I just listened to Katherine Blunt's fascinating 2022 book: California Burning: The Fall of Pacific Gas and Electric and What It Means for America's Power Grid. It's a great history and a good story, with some fundamentally important takeaways.
- 1PG&E's power grid is OLD (as are many others, no doubt). Some of the equipment, particularly in rural areas, dates back decades and decades.
- 2PG&E's power grid is in bad shape, in part because investor-owned utilities in California earn a rate of return on invested capital, but not on money going to maintenance (that's just reimbursed).
- 3Deregulation of the utility sector has really complicated a lot of decision-making and incentive structures. As more and more big investors get involved, what do you suppose happens to the pressure to reduce the amount of money spent on maintenance?
- 4The growing fire risk in Northern California is an existential threat to a utility like PG&E. But what is it supposed to do? Trim or cut down literally hundreds of millions of trees near power lines, spend MASSIVE amounts of money to underground the transmission system, or turn off the power to millions of people for weeks every year? Who pays for any of those options?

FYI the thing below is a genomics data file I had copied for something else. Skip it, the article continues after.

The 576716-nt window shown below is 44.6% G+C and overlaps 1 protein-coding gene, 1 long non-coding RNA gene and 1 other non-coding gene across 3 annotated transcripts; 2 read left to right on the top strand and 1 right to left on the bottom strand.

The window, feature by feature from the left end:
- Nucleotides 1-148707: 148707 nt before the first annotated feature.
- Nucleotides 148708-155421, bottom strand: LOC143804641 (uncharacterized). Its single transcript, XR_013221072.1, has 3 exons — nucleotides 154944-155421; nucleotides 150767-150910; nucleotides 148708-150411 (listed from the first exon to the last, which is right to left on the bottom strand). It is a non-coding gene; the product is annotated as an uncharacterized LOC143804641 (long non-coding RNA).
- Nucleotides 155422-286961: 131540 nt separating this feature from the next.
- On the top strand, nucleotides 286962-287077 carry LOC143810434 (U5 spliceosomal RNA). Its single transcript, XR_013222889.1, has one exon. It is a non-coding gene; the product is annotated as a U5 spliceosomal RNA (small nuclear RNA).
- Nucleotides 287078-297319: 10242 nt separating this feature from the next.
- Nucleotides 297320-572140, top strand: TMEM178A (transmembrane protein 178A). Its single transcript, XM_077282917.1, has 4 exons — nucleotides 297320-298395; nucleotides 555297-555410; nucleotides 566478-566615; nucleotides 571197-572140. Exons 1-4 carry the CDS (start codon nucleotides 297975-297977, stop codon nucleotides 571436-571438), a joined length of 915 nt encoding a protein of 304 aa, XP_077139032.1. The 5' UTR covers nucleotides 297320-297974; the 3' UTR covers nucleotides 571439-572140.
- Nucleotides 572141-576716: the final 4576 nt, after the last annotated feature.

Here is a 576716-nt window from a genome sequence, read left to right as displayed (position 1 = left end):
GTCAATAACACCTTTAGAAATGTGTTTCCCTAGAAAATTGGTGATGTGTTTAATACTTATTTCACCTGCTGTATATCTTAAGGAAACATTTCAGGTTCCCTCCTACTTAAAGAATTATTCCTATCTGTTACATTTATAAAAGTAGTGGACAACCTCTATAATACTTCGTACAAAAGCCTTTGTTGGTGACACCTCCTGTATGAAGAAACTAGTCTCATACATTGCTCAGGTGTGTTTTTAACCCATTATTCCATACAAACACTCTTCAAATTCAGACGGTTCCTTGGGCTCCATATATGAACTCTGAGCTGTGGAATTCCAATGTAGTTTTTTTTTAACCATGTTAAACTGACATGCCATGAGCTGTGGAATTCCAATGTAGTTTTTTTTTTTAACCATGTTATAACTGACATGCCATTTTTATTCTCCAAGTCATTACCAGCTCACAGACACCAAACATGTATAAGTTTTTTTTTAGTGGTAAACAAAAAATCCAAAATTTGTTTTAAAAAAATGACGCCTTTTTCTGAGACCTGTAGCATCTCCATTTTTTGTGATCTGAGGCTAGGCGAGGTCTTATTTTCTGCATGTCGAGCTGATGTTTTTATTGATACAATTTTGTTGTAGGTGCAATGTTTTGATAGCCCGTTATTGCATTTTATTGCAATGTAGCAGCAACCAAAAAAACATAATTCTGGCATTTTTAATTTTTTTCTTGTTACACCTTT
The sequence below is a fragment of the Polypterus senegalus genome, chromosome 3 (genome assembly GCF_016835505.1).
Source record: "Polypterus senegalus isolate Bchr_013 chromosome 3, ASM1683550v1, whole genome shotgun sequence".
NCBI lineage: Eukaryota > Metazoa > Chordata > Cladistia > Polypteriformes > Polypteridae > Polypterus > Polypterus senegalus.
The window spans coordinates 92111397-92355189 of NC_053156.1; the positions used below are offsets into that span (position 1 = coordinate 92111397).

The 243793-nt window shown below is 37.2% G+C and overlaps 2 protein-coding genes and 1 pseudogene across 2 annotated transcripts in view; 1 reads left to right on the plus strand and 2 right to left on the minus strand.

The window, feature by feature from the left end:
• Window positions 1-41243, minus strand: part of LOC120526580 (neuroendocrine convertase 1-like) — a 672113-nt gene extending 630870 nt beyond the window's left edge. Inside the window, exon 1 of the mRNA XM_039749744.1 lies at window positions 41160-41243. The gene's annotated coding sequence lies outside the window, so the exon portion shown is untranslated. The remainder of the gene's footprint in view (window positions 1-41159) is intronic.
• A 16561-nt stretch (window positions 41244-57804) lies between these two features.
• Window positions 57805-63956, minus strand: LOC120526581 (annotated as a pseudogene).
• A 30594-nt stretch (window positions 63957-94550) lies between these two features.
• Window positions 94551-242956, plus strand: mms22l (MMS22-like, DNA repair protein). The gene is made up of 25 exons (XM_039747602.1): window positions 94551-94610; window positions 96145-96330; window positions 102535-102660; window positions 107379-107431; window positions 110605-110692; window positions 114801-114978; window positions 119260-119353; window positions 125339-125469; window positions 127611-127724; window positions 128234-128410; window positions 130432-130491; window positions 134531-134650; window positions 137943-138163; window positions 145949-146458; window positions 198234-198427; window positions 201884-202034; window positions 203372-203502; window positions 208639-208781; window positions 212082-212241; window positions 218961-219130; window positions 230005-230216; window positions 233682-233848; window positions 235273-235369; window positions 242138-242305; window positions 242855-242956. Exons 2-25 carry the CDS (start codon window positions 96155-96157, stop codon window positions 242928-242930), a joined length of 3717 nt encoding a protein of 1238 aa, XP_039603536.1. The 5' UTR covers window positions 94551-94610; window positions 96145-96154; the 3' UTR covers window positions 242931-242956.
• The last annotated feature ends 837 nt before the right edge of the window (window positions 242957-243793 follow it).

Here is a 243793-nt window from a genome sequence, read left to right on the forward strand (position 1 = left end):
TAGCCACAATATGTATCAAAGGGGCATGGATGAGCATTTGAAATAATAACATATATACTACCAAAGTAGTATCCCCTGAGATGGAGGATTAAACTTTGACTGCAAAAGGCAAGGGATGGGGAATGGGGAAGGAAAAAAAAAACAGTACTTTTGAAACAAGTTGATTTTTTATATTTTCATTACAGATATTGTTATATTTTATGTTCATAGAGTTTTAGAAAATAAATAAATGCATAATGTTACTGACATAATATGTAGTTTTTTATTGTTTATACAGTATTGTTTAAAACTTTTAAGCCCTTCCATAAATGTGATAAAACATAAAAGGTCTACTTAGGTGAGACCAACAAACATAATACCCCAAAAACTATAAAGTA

Perhaps the most interesting part of the story relates to PG&E's bankruptcy case following the 2018 fires that destroyed Paradise, CA. It was a complicated bankruptcy negotiation in which post-bankruptcy PG&E stock was the basis for a big part of the compensation being awarded to fire victims. But the valuation of that stock in the settlement explicitly avoided consideration of future fires. Fire victims argued that made no sense because future fires might make the stock worthless again. The judge in charge of the bankruptcy said he had no jurisdiction over "safety issues," much less (I assume) the future impacts of climate change on the utility.
In other words, a massive decision-making process resulting from the impacts of climate change on PG&E took no note at all of the future implications of climate change for PG&E and the region. It's not a good sign for climate-resilient decision-making.
Final note: during this whole process, the PG&E Board of Directors was largely replaced by representatives of large investors. What could possibly go wrong?